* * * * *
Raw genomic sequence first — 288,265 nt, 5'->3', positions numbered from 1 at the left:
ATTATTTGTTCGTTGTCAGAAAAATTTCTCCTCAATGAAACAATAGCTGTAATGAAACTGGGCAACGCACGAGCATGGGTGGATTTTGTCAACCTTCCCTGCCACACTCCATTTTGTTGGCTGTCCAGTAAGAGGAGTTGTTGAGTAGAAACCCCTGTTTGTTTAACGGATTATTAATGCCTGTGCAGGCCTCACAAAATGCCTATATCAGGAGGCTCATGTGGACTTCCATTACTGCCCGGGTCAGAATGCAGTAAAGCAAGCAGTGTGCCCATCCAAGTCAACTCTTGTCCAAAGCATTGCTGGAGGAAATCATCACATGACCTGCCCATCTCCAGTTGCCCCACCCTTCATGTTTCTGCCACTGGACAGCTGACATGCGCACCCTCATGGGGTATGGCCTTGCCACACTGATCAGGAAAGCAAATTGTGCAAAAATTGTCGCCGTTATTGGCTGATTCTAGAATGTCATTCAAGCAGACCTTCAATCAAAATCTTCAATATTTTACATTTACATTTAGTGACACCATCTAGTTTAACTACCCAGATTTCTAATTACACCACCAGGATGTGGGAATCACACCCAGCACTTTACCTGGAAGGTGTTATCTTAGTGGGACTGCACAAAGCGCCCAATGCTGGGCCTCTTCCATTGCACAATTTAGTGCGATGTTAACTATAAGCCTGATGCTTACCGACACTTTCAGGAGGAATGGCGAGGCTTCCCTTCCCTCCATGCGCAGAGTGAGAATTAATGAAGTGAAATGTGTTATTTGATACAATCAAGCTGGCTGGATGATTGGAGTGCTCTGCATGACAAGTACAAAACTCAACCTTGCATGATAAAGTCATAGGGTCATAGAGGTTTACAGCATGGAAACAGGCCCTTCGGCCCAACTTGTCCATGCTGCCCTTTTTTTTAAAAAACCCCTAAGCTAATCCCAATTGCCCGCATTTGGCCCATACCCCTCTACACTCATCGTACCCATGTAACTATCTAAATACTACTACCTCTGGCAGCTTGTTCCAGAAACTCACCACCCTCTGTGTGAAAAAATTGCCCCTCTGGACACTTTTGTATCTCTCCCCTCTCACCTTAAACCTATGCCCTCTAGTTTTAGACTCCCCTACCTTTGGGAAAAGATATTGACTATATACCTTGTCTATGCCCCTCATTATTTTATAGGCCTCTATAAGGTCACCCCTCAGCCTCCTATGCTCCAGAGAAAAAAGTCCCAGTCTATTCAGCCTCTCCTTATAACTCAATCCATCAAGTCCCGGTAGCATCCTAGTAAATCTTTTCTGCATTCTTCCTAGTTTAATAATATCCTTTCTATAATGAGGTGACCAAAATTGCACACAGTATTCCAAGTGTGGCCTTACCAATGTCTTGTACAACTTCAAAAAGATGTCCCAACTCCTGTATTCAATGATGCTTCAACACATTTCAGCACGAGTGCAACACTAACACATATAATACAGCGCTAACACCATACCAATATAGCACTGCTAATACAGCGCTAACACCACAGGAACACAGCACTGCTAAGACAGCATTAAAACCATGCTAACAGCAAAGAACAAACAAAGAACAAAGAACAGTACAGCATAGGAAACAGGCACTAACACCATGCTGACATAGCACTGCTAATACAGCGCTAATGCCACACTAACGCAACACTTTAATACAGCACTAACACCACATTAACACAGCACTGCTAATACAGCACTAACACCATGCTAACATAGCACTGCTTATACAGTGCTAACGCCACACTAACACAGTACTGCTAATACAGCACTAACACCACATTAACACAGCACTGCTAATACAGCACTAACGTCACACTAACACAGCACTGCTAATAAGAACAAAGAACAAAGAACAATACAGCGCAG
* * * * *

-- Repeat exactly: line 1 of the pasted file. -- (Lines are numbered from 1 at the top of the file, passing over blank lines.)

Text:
Raw genomic sequence first — 288,265 nt, 5'->3', positions numbered from 1 at the left: